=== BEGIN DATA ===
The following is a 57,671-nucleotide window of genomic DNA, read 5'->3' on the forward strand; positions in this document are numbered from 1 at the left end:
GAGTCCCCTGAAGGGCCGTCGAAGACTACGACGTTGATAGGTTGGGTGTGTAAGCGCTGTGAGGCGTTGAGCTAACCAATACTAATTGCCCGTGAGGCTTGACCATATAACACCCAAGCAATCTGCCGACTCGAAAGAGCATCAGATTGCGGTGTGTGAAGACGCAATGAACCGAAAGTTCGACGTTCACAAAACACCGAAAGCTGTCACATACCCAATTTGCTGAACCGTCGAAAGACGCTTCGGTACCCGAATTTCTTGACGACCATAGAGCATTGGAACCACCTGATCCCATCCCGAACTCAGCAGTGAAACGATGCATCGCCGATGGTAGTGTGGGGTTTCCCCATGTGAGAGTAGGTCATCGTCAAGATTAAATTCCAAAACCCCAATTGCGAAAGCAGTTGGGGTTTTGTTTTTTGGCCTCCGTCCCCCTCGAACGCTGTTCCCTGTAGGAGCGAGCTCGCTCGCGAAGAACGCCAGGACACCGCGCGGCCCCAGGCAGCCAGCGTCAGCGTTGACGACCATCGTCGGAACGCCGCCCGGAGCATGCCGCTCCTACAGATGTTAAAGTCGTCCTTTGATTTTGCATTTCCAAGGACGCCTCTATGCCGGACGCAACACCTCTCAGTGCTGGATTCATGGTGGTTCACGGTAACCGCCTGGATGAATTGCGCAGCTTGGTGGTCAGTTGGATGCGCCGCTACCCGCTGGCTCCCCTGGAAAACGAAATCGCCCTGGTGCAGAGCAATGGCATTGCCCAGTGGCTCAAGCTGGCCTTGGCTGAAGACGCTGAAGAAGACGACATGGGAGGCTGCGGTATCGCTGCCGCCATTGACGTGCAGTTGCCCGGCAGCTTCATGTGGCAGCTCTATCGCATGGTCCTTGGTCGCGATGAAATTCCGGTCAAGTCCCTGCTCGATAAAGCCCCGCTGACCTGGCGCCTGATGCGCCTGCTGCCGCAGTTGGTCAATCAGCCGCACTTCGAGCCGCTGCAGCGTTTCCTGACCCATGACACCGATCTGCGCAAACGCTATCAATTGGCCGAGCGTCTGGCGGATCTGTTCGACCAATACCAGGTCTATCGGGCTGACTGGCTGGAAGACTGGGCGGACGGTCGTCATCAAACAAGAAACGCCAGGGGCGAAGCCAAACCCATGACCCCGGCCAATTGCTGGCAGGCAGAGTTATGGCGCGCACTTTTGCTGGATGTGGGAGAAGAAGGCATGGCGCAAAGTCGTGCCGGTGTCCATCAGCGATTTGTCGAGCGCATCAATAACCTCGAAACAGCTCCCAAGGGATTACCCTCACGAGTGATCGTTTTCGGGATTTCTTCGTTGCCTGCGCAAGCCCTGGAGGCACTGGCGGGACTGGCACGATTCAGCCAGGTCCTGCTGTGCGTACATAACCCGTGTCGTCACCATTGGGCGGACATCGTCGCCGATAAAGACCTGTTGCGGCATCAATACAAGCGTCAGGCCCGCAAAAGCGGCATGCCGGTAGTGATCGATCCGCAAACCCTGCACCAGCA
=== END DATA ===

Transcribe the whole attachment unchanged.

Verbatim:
The following is a 57,671-nucleotide window of genomic DNA, read 5'->3' on the forward strand; positions in this document are numbered from 1 at the left end:
GAGTCCCCTGAAGGGCCGTCGAAGACTACGACGTTGATAGGTTGGGTGTGTAAGCGCTGTGAGGCGTTGAGCTAACCAATACTAATTGCCCGTGAGGCTTGACCATATAACACCCAAGCAATCTGCCGACTCGAAAGAGCATCAGATTGCGGTGTGTGAAGACGCAATGAACCGAAAGTTCGACGTTCACAAAACACCGAAAGCTGTCACATACCCAATTTGCTGAACCGTCGAAAGACGCTTCGGTACCCGAATTTCTTGACGACCATAGAGCATTGGAACCACCTGATCCCATCCCGAACTCAGCAGTGAAACGATGCATCGCCGATGGTAGTGTGGGGTTTCCCCATGTGAGAGTAGGTCATCGTCAAGATTAAATTCCAAAACCCCAATTGCGAAAGCAGTTGGGGTTTTGTTTTTTGGCCTCCGTCCCCCTCGAACGCTGTTCCCTGTAGGAGCGAGCTCGCTCGCGAAGAACGCCAGGACACCGCGCGGCCCCAGGCAGCCAGCGTCAGCGTTGACGACCATCGTCGGAACGCCGCCCGGAGCATGCCGCTCCTACAGATGTTAAAGTCGTCCTTTGATTTTGCATTTCCAAGGACGCCTCTATGCCGGACGCAACACCTCTCAGTGCTGGATTCATGGTGGTTCACGGTAACCGCCTGGATGAATTGCGCAGCTTGGTGGTCAGTTGGATGCGCCGCTACCCGCTGGCTCCCCTGGAAAACGAAATCGCCCTGGTGCAGAGCAATGGCATTGCCCAGTGGCTCAAGCTGGCCTTGGCTGAAGACGCTGAAGAAGACGACATGGGAGGCTGCGGTATCGCTGCCGCCATTGACGTGCAGTTGCCCGGCAGCTTCATGTGGCAGCTCTATCGCATGGTCCTTGGTCGCGATGAAATTCCGGTCAAGTCCCTGCTCGATAAAGCCCCGCTGACCTGGCGCCTGATGCGCCTGCTGCCGCAGTTGGTCAATCAGCCGCACTTCGAGCCGCTGCAGCGTTTCCTGACCCATGACACCGATCTGCGCAAACGCTATCAATTGGCCGAGCGTCTGGCGGATCTGTTCGACCAATACCAGGTCTATCGGGCTGACTGGCTGGAAGACTGGGCGGACGGTCGTCATCAAACAAGAAACGCCAGGGGCGAAGCCAAACCCATGACCCCGGCCAATTGCTGGCAGGCAGAGTTATGGCGCGCACTTTTGCTGGATGTGGGAGAAGAAGGCATGGCGCAAAGTCGTGCCGGTGTCCATCAGCGATTTGTCGAGCGCATCAATAACCTCGAAACAGCTCCCAAGGGATTACCCTCACGAGTGATCGTTTTCGGGATTTCTTCGTTGCCTGCGCAAGCCCTGGAGGCACTGGCGGGACTGGCACGATTCAGCCAGGTCCTGCTGTGCGTACATAACCCGTGTCGTCACCATTGGGCGGACATCGTCGCCGATAAAGACCTGTTGCGGCATCAATACAAGCGTCAGGCCCGCAAAAGCGGCATGCCGGTAGTGATCGATCCGCAAACCCTGCACCAGCA